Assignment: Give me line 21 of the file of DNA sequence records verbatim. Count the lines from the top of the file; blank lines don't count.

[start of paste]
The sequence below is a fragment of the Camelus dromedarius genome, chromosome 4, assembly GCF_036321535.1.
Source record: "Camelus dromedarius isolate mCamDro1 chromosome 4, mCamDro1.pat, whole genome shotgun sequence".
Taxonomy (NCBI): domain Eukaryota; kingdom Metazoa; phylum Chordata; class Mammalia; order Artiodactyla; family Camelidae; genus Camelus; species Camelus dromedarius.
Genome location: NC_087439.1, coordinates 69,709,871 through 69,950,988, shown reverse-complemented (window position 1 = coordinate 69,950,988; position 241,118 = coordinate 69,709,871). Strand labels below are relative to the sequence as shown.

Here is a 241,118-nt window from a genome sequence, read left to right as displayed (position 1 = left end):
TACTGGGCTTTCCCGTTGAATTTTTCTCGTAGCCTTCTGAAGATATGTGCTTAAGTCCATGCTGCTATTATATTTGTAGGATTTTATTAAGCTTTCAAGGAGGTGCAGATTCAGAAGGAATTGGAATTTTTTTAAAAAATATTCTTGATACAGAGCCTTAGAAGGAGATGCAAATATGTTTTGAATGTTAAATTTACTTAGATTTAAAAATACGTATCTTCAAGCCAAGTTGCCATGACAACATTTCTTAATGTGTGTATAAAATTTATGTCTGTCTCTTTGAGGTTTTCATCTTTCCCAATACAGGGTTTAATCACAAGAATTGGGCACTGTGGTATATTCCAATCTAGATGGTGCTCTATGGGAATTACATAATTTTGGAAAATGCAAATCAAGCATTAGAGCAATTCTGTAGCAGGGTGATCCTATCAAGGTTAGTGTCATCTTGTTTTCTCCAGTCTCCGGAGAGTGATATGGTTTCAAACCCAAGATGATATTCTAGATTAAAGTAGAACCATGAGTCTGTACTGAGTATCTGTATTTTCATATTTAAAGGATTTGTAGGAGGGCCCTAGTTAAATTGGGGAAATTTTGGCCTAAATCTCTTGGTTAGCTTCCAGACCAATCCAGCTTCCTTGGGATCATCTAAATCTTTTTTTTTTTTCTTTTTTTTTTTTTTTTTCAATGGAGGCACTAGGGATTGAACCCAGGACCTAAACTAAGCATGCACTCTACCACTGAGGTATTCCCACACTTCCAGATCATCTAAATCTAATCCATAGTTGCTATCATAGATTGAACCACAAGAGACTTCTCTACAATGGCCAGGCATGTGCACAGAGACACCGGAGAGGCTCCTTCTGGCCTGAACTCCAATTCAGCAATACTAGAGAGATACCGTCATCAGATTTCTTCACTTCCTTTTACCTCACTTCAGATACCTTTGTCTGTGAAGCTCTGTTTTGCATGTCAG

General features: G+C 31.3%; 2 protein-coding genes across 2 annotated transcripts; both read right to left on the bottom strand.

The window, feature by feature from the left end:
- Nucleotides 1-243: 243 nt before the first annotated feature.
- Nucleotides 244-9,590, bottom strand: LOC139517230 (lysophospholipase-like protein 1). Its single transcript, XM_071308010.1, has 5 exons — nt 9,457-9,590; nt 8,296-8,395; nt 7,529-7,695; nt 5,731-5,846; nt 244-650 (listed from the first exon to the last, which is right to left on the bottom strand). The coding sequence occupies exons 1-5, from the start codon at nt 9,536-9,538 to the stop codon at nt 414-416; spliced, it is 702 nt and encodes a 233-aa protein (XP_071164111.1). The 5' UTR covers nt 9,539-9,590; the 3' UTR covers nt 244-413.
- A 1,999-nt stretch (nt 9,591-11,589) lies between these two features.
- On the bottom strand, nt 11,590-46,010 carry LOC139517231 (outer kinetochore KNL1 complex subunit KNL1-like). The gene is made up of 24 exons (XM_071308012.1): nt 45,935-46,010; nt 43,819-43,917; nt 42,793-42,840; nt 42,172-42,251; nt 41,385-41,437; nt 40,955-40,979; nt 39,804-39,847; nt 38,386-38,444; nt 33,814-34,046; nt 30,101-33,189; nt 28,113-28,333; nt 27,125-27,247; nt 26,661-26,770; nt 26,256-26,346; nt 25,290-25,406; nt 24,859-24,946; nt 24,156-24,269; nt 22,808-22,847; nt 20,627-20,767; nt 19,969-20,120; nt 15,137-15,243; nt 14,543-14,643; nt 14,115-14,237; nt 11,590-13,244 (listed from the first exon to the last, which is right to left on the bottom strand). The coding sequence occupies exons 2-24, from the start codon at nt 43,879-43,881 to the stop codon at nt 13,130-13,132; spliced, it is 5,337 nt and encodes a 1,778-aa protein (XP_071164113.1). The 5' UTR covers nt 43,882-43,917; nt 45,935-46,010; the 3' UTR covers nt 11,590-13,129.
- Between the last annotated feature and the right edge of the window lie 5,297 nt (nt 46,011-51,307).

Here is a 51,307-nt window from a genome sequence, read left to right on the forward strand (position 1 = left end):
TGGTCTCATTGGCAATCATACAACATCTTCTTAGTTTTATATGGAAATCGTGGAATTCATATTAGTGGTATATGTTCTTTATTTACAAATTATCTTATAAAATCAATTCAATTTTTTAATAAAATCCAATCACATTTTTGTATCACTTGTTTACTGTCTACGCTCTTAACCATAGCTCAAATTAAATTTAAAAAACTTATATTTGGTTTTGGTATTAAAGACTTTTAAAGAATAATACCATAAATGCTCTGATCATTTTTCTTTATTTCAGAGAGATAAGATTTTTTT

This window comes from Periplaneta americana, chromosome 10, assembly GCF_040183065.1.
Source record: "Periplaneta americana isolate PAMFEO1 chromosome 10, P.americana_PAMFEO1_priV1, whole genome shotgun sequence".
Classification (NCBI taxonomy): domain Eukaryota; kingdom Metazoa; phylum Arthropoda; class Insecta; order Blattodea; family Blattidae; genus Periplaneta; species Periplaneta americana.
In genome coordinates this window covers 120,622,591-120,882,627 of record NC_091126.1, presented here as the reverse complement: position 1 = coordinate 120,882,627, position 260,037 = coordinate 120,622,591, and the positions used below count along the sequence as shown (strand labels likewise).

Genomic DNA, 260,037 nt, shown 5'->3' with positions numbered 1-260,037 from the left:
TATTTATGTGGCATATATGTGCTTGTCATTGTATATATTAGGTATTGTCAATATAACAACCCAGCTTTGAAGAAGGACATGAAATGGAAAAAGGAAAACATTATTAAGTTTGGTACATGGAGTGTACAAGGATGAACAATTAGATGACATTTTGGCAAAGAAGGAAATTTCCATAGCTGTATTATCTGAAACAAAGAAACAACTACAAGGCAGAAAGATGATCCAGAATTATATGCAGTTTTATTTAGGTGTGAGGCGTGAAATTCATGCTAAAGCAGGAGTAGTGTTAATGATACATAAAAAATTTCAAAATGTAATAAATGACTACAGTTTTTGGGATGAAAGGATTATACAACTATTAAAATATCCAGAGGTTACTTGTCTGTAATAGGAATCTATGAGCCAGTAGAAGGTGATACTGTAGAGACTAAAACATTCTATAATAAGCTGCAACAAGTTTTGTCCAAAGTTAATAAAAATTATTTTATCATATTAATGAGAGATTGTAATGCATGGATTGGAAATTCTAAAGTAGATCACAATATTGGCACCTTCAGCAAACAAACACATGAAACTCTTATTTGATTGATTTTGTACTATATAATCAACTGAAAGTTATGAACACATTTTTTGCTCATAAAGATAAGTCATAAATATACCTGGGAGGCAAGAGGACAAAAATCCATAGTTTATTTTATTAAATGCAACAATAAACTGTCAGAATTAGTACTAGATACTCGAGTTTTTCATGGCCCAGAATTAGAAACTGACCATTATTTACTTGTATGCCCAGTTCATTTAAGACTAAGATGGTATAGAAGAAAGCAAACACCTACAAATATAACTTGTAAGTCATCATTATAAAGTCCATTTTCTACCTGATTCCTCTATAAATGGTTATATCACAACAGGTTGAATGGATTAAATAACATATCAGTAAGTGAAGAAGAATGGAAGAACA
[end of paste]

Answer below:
TATTTATGTGGCATATATGTGCTTGTCATTGTATATATTAGGTATTGTCAATATAACAACCCAGCTTTGAAGAAGGACATGAAATGGAAAAAGGAAAACATTATTAAGTTTGGTACATGGAGTGTACAAGGATGAACAATTAGATGACATTTTGGCAAAGAAGGAAATTTCCATAGCTGTATTATCTGAAACAAAGAAACAACTACAAGGCAGAAAGATGATCCAGAATTATATGCAGTTTTATTTAGGTGTGAGGCGTGAAATTCATGCTAAAGCAGGAGTAGTGTTAATGATACATAAAAAATTTCAAAATGTAATAAATGACTACAGTTTTTGGGATGAAAGGATTATACAACTATTAAAATATCCAGAGGTTACTTGTCTGTAATAGGAATCTATGAGCCAGTAGAAGGTGATACTGTAGAGACTAAAACATTCTATAATAAGCTGCAACAAGTTTTGTCCAAAGTTAATAAAAATTATTTTATCATATTAATGAGAGATTGTAATGCATGGATTGGAAATTCTAAAGTAGATCACAATATTGGCACCTTCAGCAAACAAACACATGAAACTCTTATTTGATTGATTTTGTACTATATAATCAACTGAAAGTTATGAACACATTTTTTGCTCATAAAGATAAGTCATAAATATACCTGGGAGGCAAGAGGACAAAAATCCATAGTTTATTTTATTAAATGCAACAATAAACTGTCAGAATTAGTACTAGATACTCGAGTTTTTCATGGCCCAGAATTAGAAACTGACCATTATTTACTTGTATGCCCAGTTCATTTAAGACTAAGATGGTATAGAAGAAAGCAAACACCTACAAATATAACTTGTAAGTCATCATTATAAAGTCCATTTTCTACCTGATTCCTCTATAAATGGTTATATCACAACAGGTTGAATGGATTAAATAACATATCAGTAAGTGAAGAAGAATGGAAGAACA